How To Overcome A Low GMAT Score


This year, an MBA applicant to Harvard Business School won acceptance with a GMAT score of 490. At Stanford, a newly enrolled MBA candidate had a 530 GMAT, while at Wharton, someone sneaked through with a GMAT of 560.

Those scores are the lowest reported in the rather vague GMAT ranges published by the business schools. But who actually gets into a top-ranked MBA program with a GMAT that is, in Harvard’s case, 240 points below the school’s median GMAT of 730?

The answer, according to admission officials and consultants, is a highly exceptional applicant–with just one exception: a lousy GMAT score.


First, some perspective: A score of 490 is in the 32nd percentile at a time when the median GMAT for enrolled students at Harvard is in the 96th percentile. It’s decidedly well below the 544 average score and there are some schools that would immediately toss the application in the rejection pile.

Oddly, in some cases, it may be easier to get into a top school than a second-tier MBA program. That’s because second-tier schools can be more sensitive about low GMAT scores because they take down the reported averages that sometimes are counted in MBA rankings, such the annual list compiled by U.S. News & World Report. Some consultants are now recommending that applicants take the GRE if they have a very low GMAT score. The theory is that U.S. News does not request GRE scores so taking an applicant with a weak GRE result can’t hurt a school’s standing in such lists.

Regardless, if you’re stuck with a low GMAT score, it’s no easy ride. The reality is that getting into a top school with a low score is still the exception, not the norm.  “I would say admission has gotten tougher today than a few years ago for low GMAT admits,” says Chioma Isiadinso, former assistant director of admissions at Harvard Business school who now runs EXPARTUS, an admissions consulting firm.


“At HBS, there were cases of candidates who have lower-than-average GMATs but get in. But looking at the GMAT score alone misses the point,” she says. “Schools do look at the whole profile of the candidate: academics, leadership, and uniqueness defined as what new or different perspective they will bring to the class. In the case of the guy at HBS who had less than a 600 GMAT and got in, everything else about him was incredible. He had excellent academics at a rigorous and selective university, tons of leadership at work plus leadership in his community involvement plus his recommenders truly raved about him and had tons of examples to reinforce the perspective that he was an outstanding candidate. His low GMAT essentially was an outlier.”

What do applicants who win admission to top schools share in common? “A fierce refusal to allow a set of numbers define who they are and what they can or cannot do – at B-school and beyond,” says Dan Bauer, founder and managing director of The MBA Exchange, a Chicago-based MBA admissions consultancy. “They hear “no” repeatedly, but they just won’t believe it or accept it.”

How are they able to convince admission officers to accept them? They tend to isolate the GMAT as an aberration. “They provide hard evidence of achievement and excellence in every other aspect of his or her life,” adds Bauer. They build and sustain genuine, one-on-one relationships with decision makers at the B-schools. They craft deeply personal essays that leap off the page, grab the reader’s heart, and make it impossible to reject without actually meeting the person behind the app.”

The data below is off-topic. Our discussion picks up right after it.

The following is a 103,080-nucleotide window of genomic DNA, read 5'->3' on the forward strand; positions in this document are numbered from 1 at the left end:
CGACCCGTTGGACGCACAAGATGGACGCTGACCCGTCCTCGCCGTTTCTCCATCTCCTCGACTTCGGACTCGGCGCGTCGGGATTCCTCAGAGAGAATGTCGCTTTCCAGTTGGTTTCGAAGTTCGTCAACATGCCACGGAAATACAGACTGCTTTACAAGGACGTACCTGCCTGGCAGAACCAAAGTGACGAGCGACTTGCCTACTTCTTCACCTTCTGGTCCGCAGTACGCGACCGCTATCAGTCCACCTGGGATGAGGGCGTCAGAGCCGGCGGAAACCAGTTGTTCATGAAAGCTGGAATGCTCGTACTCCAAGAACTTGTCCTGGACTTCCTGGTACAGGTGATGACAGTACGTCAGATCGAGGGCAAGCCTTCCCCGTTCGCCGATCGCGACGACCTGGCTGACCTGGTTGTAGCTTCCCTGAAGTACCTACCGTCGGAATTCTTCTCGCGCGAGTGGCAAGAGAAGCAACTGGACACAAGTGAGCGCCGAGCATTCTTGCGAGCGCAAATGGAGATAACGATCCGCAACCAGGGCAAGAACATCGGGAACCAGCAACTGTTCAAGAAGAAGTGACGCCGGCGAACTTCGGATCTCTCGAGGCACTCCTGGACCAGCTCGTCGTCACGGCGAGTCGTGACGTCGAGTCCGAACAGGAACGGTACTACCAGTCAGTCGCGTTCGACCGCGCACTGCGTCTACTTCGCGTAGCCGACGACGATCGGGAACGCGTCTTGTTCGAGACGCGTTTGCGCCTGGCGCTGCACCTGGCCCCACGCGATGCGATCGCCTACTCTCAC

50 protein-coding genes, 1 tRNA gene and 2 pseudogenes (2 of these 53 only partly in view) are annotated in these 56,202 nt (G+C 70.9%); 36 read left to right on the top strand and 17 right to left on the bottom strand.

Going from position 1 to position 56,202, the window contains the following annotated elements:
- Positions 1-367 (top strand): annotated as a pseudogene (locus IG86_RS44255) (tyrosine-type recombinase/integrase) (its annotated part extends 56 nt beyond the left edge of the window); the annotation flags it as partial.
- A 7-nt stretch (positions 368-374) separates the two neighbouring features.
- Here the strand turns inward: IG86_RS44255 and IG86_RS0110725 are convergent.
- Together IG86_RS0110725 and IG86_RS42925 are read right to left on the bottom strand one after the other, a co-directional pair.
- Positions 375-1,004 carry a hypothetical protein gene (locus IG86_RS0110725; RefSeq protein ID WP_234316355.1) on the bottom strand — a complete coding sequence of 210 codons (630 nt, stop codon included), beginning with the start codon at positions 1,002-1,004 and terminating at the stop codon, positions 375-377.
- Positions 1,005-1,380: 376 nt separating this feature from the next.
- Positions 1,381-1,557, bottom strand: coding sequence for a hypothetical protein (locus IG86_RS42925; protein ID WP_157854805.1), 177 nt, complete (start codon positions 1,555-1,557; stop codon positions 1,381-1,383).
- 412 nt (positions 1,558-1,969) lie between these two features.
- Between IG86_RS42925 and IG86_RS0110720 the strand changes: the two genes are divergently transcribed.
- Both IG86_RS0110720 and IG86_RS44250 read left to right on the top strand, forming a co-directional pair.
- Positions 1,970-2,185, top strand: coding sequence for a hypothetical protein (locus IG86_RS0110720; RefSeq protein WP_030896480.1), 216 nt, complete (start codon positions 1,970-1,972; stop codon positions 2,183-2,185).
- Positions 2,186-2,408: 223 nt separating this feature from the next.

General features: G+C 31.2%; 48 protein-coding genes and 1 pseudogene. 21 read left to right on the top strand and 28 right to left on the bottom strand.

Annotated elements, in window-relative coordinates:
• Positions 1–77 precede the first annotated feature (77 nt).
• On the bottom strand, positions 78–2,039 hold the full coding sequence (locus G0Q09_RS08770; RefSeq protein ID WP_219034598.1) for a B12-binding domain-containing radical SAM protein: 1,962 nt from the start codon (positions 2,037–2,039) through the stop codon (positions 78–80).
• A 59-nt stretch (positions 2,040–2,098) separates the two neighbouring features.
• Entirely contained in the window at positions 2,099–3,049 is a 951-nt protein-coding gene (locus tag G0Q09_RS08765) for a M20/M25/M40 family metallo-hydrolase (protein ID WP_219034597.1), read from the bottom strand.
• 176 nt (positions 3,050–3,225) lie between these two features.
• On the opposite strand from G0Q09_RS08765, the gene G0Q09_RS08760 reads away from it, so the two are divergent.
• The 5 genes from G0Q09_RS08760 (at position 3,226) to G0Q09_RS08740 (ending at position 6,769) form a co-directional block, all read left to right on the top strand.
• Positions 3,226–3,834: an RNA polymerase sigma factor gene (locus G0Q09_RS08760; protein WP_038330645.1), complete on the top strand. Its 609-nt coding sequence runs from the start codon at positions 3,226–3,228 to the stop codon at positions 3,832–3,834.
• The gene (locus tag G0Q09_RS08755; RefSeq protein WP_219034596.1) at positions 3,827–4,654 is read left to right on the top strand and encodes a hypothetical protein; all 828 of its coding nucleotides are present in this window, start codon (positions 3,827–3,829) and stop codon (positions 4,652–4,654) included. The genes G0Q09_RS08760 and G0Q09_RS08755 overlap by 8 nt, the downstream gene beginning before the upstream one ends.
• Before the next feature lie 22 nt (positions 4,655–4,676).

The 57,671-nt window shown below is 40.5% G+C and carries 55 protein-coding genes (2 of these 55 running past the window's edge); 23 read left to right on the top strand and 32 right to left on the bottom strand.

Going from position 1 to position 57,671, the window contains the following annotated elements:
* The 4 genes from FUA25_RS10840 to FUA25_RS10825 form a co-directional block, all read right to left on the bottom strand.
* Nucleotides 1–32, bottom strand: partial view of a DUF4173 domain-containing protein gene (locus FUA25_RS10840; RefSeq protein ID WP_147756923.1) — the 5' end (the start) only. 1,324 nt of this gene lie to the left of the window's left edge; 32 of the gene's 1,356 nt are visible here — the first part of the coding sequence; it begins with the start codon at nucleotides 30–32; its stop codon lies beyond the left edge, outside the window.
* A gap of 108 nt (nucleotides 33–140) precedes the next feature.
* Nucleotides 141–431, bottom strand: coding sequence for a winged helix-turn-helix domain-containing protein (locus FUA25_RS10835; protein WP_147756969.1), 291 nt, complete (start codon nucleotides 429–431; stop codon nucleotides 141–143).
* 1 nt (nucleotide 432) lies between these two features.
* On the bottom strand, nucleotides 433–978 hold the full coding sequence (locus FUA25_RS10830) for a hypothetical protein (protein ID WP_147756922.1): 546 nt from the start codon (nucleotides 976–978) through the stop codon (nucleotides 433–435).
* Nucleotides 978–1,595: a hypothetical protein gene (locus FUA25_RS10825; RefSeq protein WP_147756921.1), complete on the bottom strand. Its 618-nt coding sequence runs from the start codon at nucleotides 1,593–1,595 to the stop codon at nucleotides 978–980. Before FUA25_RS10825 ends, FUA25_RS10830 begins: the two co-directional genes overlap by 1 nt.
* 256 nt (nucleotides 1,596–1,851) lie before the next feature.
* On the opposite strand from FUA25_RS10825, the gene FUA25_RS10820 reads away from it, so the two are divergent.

While the 490 score in this fall’s entering class at Harvard is stunningly low, it’s not the lowest successful B-school candidate Bauer has seen. His firm, for example, helped a Wall Street analyst gain admission to a top-10 Ivy League business school despite a 410 GMAT after taking the exam five separate times. Making it even more difficult, the candidate had a modest 3.0 GPA in a non-quant undergrad major.

However, says Bauer, “he was an overachiever in every other aspect of his life, but learning abilities made the GMAT an insurmountable challenge. Our overall strategy for him was to confront his GMAT difficulties head-on, with candor and conviction, defining his candidacy as much more than the GMAT.  More specifically, we encouraged him to: 1) provide third-party documentation of his learning disability, 2) meet with and earn the endorsement of a specialist in learning disabilities at the targeted university, 3) meet face-to-face with the MBA admissions director to tell his story in human terms, 4) produce amazing essays that focused inordinately on the “personal” and “academic” rather than the “professional” aspects of his candidacy, and 4) persevere by reapplying after being rejected once.”

Adjusting the expectations of an applicant with a low GMAT score is a key issue. Jana Blanchette, president of Inside MBA Admissions, says her approach with low-GMAT candidates is to first look at their overall profile. “If they have a low GMAT score and unrealistic expectations – then I really push hard to lower their target schools to more realistic/target schools,” she says. “If they have a low GMAT score, but have something really impressive to compensate for the low GMAT score, then I am more willing to take them on as a client. I still like to adjust the school expectations slightly.  So instead of all stretch schools – I try to get them to get a mix of stretch (2-3 schools), reach (1-2), and maybe safety (1).”

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